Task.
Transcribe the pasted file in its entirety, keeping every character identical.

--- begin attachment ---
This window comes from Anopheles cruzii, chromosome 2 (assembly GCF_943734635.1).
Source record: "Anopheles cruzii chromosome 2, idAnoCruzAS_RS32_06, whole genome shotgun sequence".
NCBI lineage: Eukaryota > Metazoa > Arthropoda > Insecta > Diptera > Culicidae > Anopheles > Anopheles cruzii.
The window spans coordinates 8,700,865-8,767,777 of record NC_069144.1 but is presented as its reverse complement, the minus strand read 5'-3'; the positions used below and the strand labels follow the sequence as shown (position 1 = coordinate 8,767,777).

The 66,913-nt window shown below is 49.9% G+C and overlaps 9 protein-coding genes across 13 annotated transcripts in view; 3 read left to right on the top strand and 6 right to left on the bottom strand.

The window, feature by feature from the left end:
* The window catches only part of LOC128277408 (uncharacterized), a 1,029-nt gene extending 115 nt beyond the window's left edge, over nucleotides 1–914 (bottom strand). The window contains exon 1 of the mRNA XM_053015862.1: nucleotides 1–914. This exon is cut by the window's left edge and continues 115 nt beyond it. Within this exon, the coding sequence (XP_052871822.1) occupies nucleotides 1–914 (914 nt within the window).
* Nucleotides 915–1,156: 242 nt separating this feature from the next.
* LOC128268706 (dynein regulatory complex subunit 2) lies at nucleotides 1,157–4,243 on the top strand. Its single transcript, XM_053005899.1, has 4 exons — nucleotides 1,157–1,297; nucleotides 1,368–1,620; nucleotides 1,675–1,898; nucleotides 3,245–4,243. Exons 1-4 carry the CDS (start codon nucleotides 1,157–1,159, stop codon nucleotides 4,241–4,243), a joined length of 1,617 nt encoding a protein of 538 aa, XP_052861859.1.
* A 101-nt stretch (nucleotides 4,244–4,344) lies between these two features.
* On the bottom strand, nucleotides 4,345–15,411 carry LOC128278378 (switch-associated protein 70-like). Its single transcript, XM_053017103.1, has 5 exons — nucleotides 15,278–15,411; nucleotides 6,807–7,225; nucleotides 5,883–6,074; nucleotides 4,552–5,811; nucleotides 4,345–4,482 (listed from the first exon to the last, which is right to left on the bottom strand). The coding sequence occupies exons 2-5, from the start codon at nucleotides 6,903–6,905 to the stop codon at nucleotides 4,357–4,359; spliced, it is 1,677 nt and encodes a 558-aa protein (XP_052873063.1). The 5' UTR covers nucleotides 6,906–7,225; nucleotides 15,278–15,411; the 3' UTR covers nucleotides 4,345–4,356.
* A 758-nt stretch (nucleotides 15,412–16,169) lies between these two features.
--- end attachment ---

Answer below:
This window comes from Anopheles cruzii, chromosome 2 (assembly GCF_943734635.1).
Source record: "Anopheles cruzii chromosome 2, idAnoCruzAS_RS32_06, whole genome shotgun sequence".
NCBI lineage: Eukaryota > Metazoa > Arthropoda > Insecta > Diptera > Culicidae > Anopheles > Anopheles cruzii.
The window spans coordinates 8,700,865-8,767,777 of record NC_069144.1 but is presented as its reverse complement, the minus strand read 5'-3'; the positions used below and the strand labels follow the sequence as shown (position 1 = coordinate 8,767,777).

The 66,913-nt window shown below is 49.9% G+C and overlaps 9 protein-coding genes across 13 annotated transcripts in view; 3 read left to right on the top strand and 6 right to left on the bottom strand.

The window, feature by feature from the left end:
* The window catches only part of LOC128277408 (uncharacterized), a 1,029-nt gene extending 115 nt beyond the window's left edge, over nucleotides 1–914 (bottom strand). The window contains exon 1 of the mRNA XM_053015862.1: nucleotides 1–914. This exon is cut by the window's left edge and continues 115 nt beyond it. Within this exon, the coding sequence (XP_052871822.1) occupies nucleotides 1–914 (914 nt within the window).
* Nucleotides 915–1,156: 242 nt separating this feature from the next.
* LOC128268706 (dynein regulatory complex subunit 2) lies at nucleotides 1,157–4,243 on the top strand. Its single transcript, XM_053005899.1, has 4 exons — nucleotides 1,157–1,297; nucleotides 1,368–1,620; nucleotides 1,675–1,898; nucleotides 3,245–4,243. Exons 1-4 carry the CDS (start codon nucleotides 1,157–1,159, stop codon nucleotides 4,241–4,243), a joined length of 1,617 nt encoding a protein of 538 aa, XP_052861859.1.
* A 101-nt stretch (nucleotides 4,244–4,344) lies between these two features.
* On the bottom strand, nucleotides 4,345–15,411 carry LOC128278378 (switch-associated protein 70-like). Its single transcript, XM_053017103.1, has 5 exons — nucleotides 15,278–15,411; nucleotides 6,807–7,225; nucleotides 5,883–6,074; nucleotides 4,552–5,811; nucleotides 4,345–4,482 (listed from the first exon to the last, which is right to left on the bottom strand). The coding sequence occupies exons 2-5, from the start codon at nucleotides 6,903–6,905 to the stop codon at nucleotides 4,357–4,359; spliced, it is 1,677 nt and encodes a 558-aa protein (XP_052873063.1). The 5' UTR covers nucleotides 6,906–7,225; nucleotides 15,278–15,411; the 3' UTR covers nucleotides 4,345–4,356.
* A 758-nt stretch (nucleotides 15,412–16,169) lies between these two features.